Greenlight for the Grid Project

Film & TV productions that shoot on location power their Unit Base, i. e., the production and technical vehicles, with diesel generators which consume an average of 80 liters of diesel over a twelve-hour operational period. In order to achieve the Mayor’s goal of London becoming a zero- carbon city powered by clean energy by 2050, Film London developed the Grid Project which will supply green energy via the city’s electrical grid to seven key Unit Base locations that are frequently used by productions filming on location.


At each of these London Unit Bases, one or two electrical supply cabinets will be permanently installed so that productions can simply tie in to electrical power. These highly secure cabinets, which are constructed in steel, will offer remote metering It is foreseen that each cabinet will be outfitted with between seven and nine single and 3-phase outlets each. The first stage of implementation takes place at a pilot site in a controlled area that is frequently used as a film and TV production location. The Grid Project is supported by the Industry Advisory Group (IAG), which is composed of experienced location managers, unit managers, and facilities captains.


As the first location for the Grid Project electrical cabinets, Victoria Park in Tower Hamlets is chosen. UK Power Networks provided detailed estimates for installation and connection of the cabinets to the nearest substation. The Grid Project cabinets will eventually be installed at Victoria Park / Tower Hamlets, North Horse Ride / Westminster and Battersea Park / Wandsworth.


In order to analyze the environmental impact of the electrical cabinets in Victoria Park, the IAG and the service company Arup collected information from productions on the specific types and sizes of diesel generators that were used, as well as their peak- and low-usage times. According to Arup’s analysis, in 2018 generators in Victoria Park consumed 64,082 liters of diesel and 1,656 liters of petrol, which emitted 169,556 kg of CO2.


By installing electrical supply cabinets at certain locations, the aim is for productions to plug into these rather than the diesel generators. The environmental benefits to switch film and TV producctions from diesel generators to mains powered electricity are significant. A feasibility study demonstrated that CO2 emissions, NOX and PM will be reduced drastically. Furthermore, fuel costs will be reduced and productions can monitor and diversify their spend.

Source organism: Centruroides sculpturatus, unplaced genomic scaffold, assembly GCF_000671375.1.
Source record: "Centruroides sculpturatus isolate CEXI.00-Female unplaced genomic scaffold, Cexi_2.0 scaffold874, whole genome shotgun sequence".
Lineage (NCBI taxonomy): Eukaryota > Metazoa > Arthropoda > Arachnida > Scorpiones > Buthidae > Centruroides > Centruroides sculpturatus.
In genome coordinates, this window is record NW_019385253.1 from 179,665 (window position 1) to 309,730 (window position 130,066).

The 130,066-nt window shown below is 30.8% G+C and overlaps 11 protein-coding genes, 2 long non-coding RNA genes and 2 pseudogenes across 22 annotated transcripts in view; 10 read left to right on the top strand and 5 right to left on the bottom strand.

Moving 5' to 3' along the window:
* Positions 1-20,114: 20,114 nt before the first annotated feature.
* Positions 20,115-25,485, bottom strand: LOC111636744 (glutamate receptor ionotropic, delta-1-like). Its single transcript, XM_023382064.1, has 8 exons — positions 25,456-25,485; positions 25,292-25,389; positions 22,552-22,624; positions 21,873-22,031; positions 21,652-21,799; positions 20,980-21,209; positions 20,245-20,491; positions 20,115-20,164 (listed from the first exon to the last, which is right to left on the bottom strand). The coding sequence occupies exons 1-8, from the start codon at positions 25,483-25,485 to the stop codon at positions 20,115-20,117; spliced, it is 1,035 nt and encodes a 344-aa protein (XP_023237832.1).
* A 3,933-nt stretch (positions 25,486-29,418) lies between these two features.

“The Grid Project is exciting not just for Film London but for the Film and TV industry and London as a whole”, says Adrian Wootton, Chief Executive of Film London and the British Film Commission. “A move to green electricity has the potential to not only significantly cut emissions and noise pollution from diesel generators on location, but could also see reduced fuel costs for Film and TV productions at selected sites in the capital.”


The Grid Project started as part of the European Interreg project Green Screen and has the support of respective Boroughs, Royal Parks, TfL, The Mayor’s Office, the GLA, the Production Guild and BAFTA. With seven potential locations in and around London, a pilot is set to go ahead at a selected location, before rolling out further research and refining models. Thanks to the funding from Interreg Europe and Good Growth Fund, the Grid project is going to embark on the Victoria Park pilot.


Photos: © Film London

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